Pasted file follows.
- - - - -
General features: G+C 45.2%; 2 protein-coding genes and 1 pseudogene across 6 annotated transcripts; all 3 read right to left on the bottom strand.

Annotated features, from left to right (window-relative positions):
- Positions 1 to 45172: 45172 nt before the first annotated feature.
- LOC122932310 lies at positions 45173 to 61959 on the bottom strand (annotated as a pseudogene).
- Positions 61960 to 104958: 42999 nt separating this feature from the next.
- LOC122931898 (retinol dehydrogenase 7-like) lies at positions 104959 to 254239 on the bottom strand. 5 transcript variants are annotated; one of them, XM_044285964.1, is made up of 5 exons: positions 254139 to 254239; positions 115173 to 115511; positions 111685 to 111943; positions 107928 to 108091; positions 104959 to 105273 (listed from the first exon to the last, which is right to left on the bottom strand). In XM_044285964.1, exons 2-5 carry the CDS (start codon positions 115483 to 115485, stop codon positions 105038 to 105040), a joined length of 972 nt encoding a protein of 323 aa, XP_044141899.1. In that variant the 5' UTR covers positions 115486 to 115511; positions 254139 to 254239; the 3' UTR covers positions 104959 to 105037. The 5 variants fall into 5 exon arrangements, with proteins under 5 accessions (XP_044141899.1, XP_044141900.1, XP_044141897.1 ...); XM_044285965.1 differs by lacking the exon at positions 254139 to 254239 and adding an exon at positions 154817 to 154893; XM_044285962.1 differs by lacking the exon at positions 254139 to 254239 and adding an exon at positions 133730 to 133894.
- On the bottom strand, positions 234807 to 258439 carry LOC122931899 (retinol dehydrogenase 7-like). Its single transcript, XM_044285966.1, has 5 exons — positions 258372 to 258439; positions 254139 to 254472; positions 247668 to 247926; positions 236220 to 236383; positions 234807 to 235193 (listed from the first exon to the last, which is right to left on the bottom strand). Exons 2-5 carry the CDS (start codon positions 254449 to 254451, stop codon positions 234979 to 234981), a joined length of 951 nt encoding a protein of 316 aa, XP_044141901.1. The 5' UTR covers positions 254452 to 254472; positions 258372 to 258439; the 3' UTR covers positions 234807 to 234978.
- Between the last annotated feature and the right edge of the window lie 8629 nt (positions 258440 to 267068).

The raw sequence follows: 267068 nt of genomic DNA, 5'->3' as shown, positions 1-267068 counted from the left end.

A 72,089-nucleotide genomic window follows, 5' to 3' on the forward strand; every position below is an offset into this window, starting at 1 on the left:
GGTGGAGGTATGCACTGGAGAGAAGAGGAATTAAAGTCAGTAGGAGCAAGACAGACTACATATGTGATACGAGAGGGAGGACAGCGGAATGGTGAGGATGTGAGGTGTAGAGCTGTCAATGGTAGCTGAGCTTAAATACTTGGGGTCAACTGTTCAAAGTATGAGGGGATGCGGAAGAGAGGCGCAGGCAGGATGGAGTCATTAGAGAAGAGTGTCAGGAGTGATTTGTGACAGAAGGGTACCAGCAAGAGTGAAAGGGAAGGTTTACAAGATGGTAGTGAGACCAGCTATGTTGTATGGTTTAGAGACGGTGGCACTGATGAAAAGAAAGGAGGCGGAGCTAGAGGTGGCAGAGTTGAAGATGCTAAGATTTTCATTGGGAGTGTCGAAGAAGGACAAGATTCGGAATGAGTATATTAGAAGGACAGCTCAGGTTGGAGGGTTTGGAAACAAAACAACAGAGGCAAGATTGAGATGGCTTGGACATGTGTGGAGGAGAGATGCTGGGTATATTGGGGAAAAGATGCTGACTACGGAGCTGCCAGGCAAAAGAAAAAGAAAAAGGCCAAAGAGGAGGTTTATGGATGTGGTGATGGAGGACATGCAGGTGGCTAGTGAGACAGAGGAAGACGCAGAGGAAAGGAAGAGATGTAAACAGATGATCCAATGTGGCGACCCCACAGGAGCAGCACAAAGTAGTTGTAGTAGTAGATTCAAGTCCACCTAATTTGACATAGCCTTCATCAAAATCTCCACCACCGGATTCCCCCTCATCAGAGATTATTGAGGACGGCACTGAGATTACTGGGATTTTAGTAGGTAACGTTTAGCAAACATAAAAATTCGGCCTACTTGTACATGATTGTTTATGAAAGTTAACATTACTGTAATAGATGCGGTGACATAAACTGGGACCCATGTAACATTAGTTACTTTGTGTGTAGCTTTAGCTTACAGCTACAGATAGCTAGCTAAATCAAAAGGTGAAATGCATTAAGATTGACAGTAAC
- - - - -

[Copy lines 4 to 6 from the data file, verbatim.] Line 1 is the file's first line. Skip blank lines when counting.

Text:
- LOC122932310 lies at positions 45173 to 61959 on the bottom strand (annotated as a pseudogene).
- Positions 61960 to 104958: 42999 nt separating this feature from the next.
- LOC122931898 (retinol dehydrogenase 7-like) lies at positions 104959 to 254239 on the bottom strand. 5 transcript variants are annotated; one of them, XM_044285964.1, is made up of 5 exons: positions 254139 to 254239; positions 115173 to 115511; positions 111685 to 111943; positions 107928 to 108091; positions 104959 to 105273 (listed from the first exon to the last, which is right to left on the bottom strand). In XM_044285964.1, exons 2-5 carry the CDS (start codon positions 115483 to 115485, stop codon positions 105038 to 105040), a joined length of 972 nt encoding a protein of 323 aa, XP_044141899.1. In that variant the 5' UTR covers positions 115486 to 115511; positions 254139 to 254239; the 3' UTR covers positions 104959 to 105037. The 5 variants fall into 5 exon arrangements, with proteins under 5 accessions (XP_044141899.1, XP_044141900.1, XP_044141897.1 ...); XM_044285965.1 differs by lacking the exon at positions 254139 to 254239 and adding an exon at positions 154817 to 154893; XM_044285962.1 differs by lacking the exon at positions 254139 to 254239 and adding an exon at positions 133730 to 133894.